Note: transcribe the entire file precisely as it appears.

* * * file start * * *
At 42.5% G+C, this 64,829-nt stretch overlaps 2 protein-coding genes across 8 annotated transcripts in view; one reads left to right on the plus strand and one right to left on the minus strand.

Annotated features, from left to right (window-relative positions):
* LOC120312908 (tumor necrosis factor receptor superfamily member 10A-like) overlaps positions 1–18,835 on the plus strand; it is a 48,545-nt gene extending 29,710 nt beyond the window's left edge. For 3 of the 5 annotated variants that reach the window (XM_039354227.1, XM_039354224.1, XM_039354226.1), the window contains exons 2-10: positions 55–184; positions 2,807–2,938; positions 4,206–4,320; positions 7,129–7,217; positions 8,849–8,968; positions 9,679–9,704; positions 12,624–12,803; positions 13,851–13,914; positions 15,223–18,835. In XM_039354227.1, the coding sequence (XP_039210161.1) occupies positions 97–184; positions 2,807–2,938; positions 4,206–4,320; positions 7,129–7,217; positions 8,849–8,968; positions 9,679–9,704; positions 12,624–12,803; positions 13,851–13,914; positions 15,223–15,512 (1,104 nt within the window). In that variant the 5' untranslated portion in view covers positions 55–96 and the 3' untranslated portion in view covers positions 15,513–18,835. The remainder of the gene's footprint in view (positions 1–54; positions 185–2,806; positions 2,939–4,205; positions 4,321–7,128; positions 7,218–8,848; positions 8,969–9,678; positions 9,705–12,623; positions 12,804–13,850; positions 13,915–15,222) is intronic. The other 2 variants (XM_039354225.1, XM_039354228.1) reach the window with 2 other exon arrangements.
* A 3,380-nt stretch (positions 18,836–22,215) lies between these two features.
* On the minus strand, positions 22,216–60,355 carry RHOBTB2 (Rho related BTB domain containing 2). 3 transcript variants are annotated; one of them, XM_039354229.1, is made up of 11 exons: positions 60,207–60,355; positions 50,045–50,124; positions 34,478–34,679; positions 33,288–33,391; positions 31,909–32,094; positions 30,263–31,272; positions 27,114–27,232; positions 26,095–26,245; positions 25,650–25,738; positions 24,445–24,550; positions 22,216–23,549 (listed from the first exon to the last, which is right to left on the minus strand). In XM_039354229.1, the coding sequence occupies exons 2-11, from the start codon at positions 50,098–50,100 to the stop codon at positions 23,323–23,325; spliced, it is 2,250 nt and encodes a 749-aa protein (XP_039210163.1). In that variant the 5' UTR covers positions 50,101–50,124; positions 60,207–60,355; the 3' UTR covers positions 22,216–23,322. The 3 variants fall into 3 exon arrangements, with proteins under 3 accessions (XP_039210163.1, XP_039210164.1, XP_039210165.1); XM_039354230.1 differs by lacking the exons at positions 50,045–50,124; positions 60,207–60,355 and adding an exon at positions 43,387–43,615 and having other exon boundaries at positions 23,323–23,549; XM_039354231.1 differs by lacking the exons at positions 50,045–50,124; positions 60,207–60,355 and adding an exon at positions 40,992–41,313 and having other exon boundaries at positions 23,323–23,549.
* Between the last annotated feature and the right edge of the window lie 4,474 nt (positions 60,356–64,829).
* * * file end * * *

At 42.5% G+C, this 64,829-nt stretch overlaps 2 protein-coding genes across 8 annotated transcripts in view; one reads left to right on the plus strand and one right to left on the minus strand.

Annotated features, from left to right (window-relative positions):
* LOC120312908 (tumor necrosis factor receptor superfamily member 10A-like) overlaps positions 1–18,835 on the plus strand; it is a 48,545-nt gene extending 29,710 nt beyond the window's left edge. For 3 of the 5 annotated variants that reach the window (XM_039354227.1, XM_039354224.1, XM_039354226.1), the window contains exons 2-10: positions 55–184; positions 2,807–2,938; positions 4,206–4,320; positions 7,129–7,217; positions 8,849–8,968; positions 9,679–9,704; positions 12,624–12,803; positions 13,851–13,914; positions 15,223–18,835. In XM_039354227.1, the coding sequence (XP_039210161.1) occupies positions 97–184; positions 2,807–2,938; positions 4,206–4,320; positions 7,129–7,217; positions 8,849–8,968; positions 9,679–9,704; positions 12,624–12,803; positions 13,851–13,914; positions 15,223–15,512 (1,104 nt within the window). In that variant the 5' untranslated portion in view covers positions 55–96 and the 3' untranslated portion in view covers positions 15,513–18,835. The remainder of the gene's footprint in view (positions 1–54; positions 185–2,806; positions 2,939–4,205; positions 4,321–7,128; positions 7,218–8,848; positions 8,969–9,678; positions 9,705–12,623; positions 12,804–13,850; positions 13,915–15,222) is intronic. The other 2 variants (XM_039354225.1, XM_039354228.1) reach the window with 2 other exon arrangements.
* A 3,380-nt stretch (positions 18,836–22,215) lies between these two features.
* On the minus strand, positions 22,216–60,355 carry RHOBTB2 (Rho related BTB domain containing 2). 3 transcript variants are annotated; one of them, XM_039354229.1, is made up of 11 exons: positions 60,207–60,355; positions 50,045–50,124; positions 34,478–34,679; positions 33,288–33,391; positions 31,909–32,094; positions 30,263–31,272; positions 27,114–27,232; positions 26,095–26,245; positions 25,650–25,738; positions 24,445–24,550; positions 22,216–23,549 (listed from the first exon to the last, which is right to left on the minus strand). In XM_039354229.1, the coding sequence occupies exons 2-11, from the start codon at positions 50,098–50,100 to the stop codon at positions 23,323–23,325; spliced, it is 2,250 nt and encodes a 749-aa protein (XP_039210163.1). In that variant the 5' UTR covers positions 50,101–50,124; positions 60,207–60,355; the 3' UTR covers positions 22,216–23,322. The 3 variants fall into 3 exon arrangements, with proteins under 3 accessions (XP_039210163.1, XP_039210164.1, XP_039210165.1); XM_039354230.1 differs by lacking the exons at positions 50,045–50,124; positions 60,207–60,355 and adding an exon at positions 43,387–43,615 and having other exon boundaries at positions 23,323–23,549; XM_039354231.1 differs by lacking the exons at positions 50,045–50,124; positions 60,207–60,355 and adding an exon at positions 40,992–41,313 and having other exon boundaries at positions 23,323–23,549.
* Between the last annotated feature and the right edge of the window lie 4,474 nt (positions 60,356–64,829).